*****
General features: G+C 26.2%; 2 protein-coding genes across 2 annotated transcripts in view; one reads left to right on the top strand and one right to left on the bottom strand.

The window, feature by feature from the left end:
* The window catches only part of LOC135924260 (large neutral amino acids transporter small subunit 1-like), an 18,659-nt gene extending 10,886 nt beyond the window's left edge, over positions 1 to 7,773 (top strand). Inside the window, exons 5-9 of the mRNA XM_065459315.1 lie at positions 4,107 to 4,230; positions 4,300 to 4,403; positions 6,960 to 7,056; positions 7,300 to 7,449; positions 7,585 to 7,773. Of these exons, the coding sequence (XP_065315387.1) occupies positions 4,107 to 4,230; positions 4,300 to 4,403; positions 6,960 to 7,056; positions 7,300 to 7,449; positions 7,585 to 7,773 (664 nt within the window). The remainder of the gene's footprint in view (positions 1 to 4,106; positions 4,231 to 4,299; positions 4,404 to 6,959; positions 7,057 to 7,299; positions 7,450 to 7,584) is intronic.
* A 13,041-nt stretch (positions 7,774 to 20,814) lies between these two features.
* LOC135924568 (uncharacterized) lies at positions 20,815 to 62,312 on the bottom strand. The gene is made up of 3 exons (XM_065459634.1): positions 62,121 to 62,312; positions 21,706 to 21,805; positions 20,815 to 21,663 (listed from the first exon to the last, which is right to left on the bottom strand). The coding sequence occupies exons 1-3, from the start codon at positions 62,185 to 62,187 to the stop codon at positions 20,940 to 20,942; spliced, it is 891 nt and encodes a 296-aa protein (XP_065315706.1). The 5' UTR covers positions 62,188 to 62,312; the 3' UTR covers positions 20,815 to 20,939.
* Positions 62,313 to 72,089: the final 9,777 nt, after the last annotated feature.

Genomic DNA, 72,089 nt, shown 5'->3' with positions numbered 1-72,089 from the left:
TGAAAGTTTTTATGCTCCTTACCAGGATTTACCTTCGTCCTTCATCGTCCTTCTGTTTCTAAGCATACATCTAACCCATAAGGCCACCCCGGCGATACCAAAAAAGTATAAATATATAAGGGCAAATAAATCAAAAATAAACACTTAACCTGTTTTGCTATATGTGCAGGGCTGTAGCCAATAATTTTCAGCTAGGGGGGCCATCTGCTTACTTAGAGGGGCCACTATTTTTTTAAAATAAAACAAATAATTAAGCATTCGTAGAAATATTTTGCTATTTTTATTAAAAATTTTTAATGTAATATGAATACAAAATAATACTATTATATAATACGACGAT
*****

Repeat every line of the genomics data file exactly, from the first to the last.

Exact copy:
General features: G+C 26.2%; 2 protein-coding genes across 2 annotated transcripts in view; one reads left to right on the top strand and one right to left on the bottom strand.

The window, feature by feature from the left end:
* The window catches only part of LOC135924260 (large neutral amino acids transporter small subunit 1-like), an 18,659-nt gene extending 10,886 nt beyond the window's left edge, over positions 1 to 7,773 (top strand). Inside the window, exons 5-9 of the mRNA XM_065459315.1 lie at positions 4,107 to 4,230; positions 4,300 to 4,403; positions 6,960 to 7,056; positions 7,300 to 7,449; positions 7,585 to 7,773. Of these exons, the coding sequence (XP_065315387.1) occupies positions 4,107 to 4,230; positions 4,300 to 4,403; positions 6,960 to 7,056; positions 7,300 to 7,449; positions 7,585 to 7,773 (664 nt within the window). The remainder of the gene's footprint in view (positions 1 to 4,106; positions 4,231 to 4,299; positions 4,404 to 6,959; positions 7,057 to 7,299; positions 7,450 to 7,584) is intronic.
* A 13,041-nt stretch (positions 7,774 to 20,814) lies between these two features.
* LOC135924568 (uncharacterized) lies at positions 20,815 to 62,312 on the bottom strand. The gene is made up of 3 exons (XM_065459634.1): positions 62,121 to 62,312; positions 21,706 to 21,805; positions 20,815 to 21,663 (listed from the first exon to the last, which is right to left on the bottom strand). The coding sequence occupies exons 1-3, from the start codon at positions 62,185 to 62,187 to the stop codon at positions 20,940 to 20,942; spliced, it is 891 nt and encodes a 296-aa protein (XP_065315706.1). The 5' UTR covers positions 62,188 to 62,312; the 3' UTR covers positions 20,815 to 20,939.
* Positions 62,313 to 72,089: the final 9,777 nt, after the last annotated feature.

Genomic DNA, 72,089 nt, shown 5'->3' with positions numbered 1-72,089 from the left:
TGAAAGTTTTTATGCTCCTTACCAGGATTTACCTTCGTCCTTCATCGTCCTTCTGTTTCTAAGCATACATCTAACCCATAAGGCCACCCCGGCGATACCAAAAAAGTATAAATATATAAGGGCAAATAAATCAAAAATAAACACTTAACCTGTTTTGCTATATGTGCAGGGCTGTAGCCAATAATTTTCAGCTAGGGGGGCCATCTGCTTACTTAGAGGGGCCACTATTTTTTTAAAATAAAACAAATAATTAAGCATTCGTAGAAATATTTTGCTATTTTTATTAAAAATTTTTAATGTAATATGAATACAAAATAATACTATTATATAATACGACGAT